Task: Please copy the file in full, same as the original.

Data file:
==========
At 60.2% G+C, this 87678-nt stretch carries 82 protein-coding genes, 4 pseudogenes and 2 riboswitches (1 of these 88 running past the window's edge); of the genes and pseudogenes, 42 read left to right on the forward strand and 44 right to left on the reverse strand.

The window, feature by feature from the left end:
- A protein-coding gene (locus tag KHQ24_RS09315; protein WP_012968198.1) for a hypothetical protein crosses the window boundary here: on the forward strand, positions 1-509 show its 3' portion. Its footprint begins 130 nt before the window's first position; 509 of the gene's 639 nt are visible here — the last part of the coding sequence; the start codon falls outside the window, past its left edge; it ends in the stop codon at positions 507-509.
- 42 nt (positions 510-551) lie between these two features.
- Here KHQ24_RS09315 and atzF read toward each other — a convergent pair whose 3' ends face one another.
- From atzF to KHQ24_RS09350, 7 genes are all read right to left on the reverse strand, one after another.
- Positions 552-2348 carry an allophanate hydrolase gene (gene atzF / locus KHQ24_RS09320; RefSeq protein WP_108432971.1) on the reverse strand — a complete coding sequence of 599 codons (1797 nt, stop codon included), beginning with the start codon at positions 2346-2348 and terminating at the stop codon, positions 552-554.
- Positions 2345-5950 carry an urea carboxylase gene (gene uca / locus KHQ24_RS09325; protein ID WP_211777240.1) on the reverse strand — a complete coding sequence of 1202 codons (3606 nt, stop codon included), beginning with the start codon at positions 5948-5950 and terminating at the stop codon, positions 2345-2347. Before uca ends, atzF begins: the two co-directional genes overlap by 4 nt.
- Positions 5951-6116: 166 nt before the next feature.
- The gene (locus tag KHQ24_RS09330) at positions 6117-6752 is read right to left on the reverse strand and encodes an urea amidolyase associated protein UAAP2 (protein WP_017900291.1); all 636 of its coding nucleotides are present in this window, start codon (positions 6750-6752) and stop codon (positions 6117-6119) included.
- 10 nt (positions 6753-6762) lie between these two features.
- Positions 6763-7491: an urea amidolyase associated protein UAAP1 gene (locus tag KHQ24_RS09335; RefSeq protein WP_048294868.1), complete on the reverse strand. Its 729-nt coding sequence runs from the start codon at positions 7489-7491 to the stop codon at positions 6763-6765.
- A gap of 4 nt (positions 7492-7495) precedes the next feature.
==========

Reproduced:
At 60.2% G+C, this 87678-nt stretch carries 82 protein-coding genes, 4 pseudogenes and 2 riboswitches (1 of these 88 running past the window's edge); of the genes and pseudogenes, 42 read left to right on the forward strand and 44 right to left on the reverse strand.

The window, feature by feature from the left end:
- A protein-coding gene (locus tag KHQ24_RS09315; protein WP_012968198.1) for a hypothetical protein crosses the window boundary here: on the forward strand, positions 1-509 show its 3' portion. Its footprint begins 130 nt before the window's first position; 509 of the gene's 639 nt are visible here — the last part of the coding sequence; the start codon falls outside the window, past its left edge; it ends in the stop codon at positions 507-509.
- 42 nt (positions 510-551) lie between these two features.
- Here KHQ24_RS09315 and atzF read toward each other — a convergent pair whose 3' ends face one another.
- From atzF to KHQ24_RS09350, 7 genes are all read right to left on the reverse strand, one after another.
- Positions 552-2348 carry an allophanate hydrolase gene (gene atzF / locus KHQ24_RS09320; RefSeq protein WP_108432971.1) on the reverse strand — a complete coding sequence of 599 codons (1797 nt, stop codon included), beginning with the start codon at positions 2346-2348 and terminating at the stop codon, positions 552-554.
- Positions 2345-5950 carry an urea carboxylase gene (gene uca / locus KHQ24_RS09325; protein ID WP_211777240.1) on the reverse strand — a complete coding sequence of 1202 codons (3606 nt, stop codon included), beginning with the start codon at positions 5948-5950 and terminating at the stop codon, positions 2345-2347. Before uca ends, atzF begins: the two co-directional genes overlap by 4 nt.
- Positions 5951-6116: 166 nt before the next feature.
- The gene (locus tag KHQ24_RS09330) at positions 6117-6752 is read right to left on the reverse strand and encodes an urea amidolyase associated protein UAAP2 (protein WP_017900291.1); all 636 of its coding nucleotides are present in this window, start codon (positions 6750-6752) and stop codon (positions 6117-6119) included.
- 10 nt (positions 6753-6762) lie between these two features.
- Positions 6763-7491: an urea amidolyase associated protein UAAP1 gene (locus tag KHQ24_RS09335; RefSeq protein WP_048294868.1), complete on the reverse strand. Its 729-nt coding sequence runs from the start codon at positions 7489-7491 to the stop codon at positions 6763-6765.
- A gap of 4 nt (positions 7492-7495) precedes the next feature.